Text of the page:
Delineating the role of negative verbal thinking in promoting worry, perceived threat, and anxiety
MetadataShow full item record
Worry is characterized by streams of verbal thoughts about potential negative outcomes. Individuals with high levels of worry (and particularly those with generalized anxiety disorder) find it very difficult to control worry once it has started. What is not clear is the extent to which verbal negative thinking style maintains worry. Our study aimed to disentangle the effects of verbal versus imagery based thinking, and negative versus positive worry-related content on subsequent negative intrusive thoughts. High worriers were trained to engage in imagery or verbal processing, focusing on either negative or positive outcomes of their current main worry. Both thinking style and valence of worry content influenced later negative intrusive thoughts that play a role in initiating worry episodes. In contrast, only valence influenced subjective ratings of worry outcomes (i.e., cost, concern, and ability to cope, although not probability), with positive valence leading to lower ratings, irrespective of thinking style.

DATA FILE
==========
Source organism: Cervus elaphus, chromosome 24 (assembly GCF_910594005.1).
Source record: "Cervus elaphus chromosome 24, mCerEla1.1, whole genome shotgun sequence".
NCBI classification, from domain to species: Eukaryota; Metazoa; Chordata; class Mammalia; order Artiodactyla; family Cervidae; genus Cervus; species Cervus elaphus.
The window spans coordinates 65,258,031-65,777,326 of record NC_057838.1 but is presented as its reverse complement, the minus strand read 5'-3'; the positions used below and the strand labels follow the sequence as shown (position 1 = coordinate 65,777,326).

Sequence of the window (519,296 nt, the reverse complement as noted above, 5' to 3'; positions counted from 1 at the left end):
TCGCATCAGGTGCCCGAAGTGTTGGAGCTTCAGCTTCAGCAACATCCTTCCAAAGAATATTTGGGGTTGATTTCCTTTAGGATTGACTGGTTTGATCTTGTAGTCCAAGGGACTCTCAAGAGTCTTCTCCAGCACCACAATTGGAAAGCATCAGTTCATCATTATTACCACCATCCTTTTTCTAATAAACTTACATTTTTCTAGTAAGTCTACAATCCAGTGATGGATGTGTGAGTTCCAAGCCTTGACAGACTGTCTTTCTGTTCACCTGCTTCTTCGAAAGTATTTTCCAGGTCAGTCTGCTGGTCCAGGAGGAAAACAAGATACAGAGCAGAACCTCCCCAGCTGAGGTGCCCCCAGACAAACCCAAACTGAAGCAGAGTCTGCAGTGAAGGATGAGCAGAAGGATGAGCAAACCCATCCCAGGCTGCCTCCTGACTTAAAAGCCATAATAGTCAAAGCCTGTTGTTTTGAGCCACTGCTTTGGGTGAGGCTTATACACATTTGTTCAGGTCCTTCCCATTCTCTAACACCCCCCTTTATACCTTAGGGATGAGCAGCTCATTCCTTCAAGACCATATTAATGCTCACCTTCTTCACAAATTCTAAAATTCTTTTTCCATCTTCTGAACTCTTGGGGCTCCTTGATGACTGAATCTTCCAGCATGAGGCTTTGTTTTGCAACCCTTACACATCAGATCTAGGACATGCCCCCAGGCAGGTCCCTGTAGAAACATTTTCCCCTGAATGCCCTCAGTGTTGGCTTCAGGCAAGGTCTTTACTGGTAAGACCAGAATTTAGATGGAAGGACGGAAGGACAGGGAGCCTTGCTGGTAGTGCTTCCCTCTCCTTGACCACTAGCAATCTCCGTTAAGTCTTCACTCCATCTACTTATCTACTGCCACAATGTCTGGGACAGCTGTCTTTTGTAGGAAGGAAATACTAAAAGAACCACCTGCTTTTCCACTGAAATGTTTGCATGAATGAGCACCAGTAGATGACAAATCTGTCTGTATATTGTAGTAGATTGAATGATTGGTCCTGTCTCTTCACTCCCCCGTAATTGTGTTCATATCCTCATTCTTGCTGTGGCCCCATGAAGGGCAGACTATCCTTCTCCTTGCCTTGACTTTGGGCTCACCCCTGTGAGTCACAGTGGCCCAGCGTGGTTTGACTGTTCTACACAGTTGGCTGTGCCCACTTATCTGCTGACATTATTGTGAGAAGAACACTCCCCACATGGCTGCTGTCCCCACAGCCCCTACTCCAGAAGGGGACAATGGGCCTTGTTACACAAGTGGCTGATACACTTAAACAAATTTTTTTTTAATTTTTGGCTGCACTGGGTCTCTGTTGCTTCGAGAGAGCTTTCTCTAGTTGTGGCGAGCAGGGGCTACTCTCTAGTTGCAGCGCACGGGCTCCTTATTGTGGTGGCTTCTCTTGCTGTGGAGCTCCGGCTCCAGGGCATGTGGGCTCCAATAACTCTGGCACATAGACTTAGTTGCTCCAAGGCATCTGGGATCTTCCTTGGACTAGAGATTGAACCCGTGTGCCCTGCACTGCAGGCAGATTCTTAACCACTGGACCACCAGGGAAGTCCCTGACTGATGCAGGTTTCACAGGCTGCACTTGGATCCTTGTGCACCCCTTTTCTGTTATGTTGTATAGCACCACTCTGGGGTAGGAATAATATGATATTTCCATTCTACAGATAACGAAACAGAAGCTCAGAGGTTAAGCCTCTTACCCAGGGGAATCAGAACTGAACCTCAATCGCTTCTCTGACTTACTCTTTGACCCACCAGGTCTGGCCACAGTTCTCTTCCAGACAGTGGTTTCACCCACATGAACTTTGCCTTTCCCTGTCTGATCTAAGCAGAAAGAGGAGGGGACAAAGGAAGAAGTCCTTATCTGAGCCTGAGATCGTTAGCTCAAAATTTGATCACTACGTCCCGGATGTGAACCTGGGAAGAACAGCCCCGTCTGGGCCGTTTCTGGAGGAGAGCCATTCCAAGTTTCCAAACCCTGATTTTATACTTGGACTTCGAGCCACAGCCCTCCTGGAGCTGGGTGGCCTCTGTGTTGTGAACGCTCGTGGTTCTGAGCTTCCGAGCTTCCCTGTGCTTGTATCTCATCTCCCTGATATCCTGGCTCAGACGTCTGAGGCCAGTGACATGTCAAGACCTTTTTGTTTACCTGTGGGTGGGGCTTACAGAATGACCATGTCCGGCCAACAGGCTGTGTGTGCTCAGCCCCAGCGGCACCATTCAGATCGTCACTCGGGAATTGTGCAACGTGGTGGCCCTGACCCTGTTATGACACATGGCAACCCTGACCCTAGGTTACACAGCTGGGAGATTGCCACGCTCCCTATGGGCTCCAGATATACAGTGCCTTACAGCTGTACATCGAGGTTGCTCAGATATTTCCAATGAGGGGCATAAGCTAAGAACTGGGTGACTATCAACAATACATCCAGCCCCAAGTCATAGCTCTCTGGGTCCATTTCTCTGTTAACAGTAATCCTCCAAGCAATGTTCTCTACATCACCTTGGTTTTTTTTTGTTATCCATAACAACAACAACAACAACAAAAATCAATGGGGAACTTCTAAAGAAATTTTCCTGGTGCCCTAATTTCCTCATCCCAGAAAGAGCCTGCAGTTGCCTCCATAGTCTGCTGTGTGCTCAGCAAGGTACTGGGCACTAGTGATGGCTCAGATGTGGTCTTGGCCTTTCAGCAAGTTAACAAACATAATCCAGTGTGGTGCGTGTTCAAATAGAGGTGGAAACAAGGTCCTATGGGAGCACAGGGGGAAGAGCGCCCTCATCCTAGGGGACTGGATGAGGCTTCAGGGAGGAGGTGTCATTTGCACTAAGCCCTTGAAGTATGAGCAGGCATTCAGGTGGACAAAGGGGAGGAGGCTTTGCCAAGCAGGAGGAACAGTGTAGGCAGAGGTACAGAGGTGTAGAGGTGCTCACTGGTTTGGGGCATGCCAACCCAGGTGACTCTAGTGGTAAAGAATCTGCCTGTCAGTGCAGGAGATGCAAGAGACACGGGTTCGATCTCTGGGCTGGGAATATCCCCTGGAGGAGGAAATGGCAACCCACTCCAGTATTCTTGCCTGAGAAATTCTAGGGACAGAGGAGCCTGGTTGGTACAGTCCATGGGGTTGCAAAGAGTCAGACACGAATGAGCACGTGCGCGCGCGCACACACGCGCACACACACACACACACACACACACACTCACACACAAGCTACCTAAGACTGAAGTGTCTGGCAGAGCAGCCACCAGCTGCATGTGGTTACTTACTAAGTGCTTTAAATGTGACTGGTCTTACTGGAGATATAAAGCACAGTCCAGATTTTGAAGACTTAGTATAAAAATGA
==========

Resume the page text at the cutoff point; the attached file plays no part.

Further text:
Showing items related by title, author, creator and subject.
Intolerance of uncertainty and negative metacognitive beliefs as transdiagnostic mediators of repetitive negative thinking in a clinical sample with anxiety disordersMcEvoy, Peter; Mahoney, A. (2013)This study aimed to replicate and extend a hierarchical model of vulnerability to worry, with neuroticism and extraversion as higher-order factors and negative metacognitions and intolerance of uncertainty as second-order ...
'I call it stinkin' thinkin'': A qualitative analysis of metacognition in people with chronic low back pain and elevated catastrophizingSchütze, R.; Rees, Clare; Slater, H.; Smith, A.; O'Sullivan, P. (2017)© 2017 The British Psychological Society.Objectives: Pain catastrophizing is widely studied in quantitative pain research because of its strong link with poor pain outcomes, although the exact nature of this construct ...
The relationship between worry, rumination, and comorbidity: Evidence for repetitive negative thinking as a transdiagnostic constructMcEvoy, Peter; Watson, Hunna; Watkins, E.; Nathan, P. (2013)Background: Repetitive negative thinking (RNT) increases vulnerability to multiple anxiety and depressive disorders and, as a common risk factor, elevated RNT may account for the high levels of comorbidity observed between ...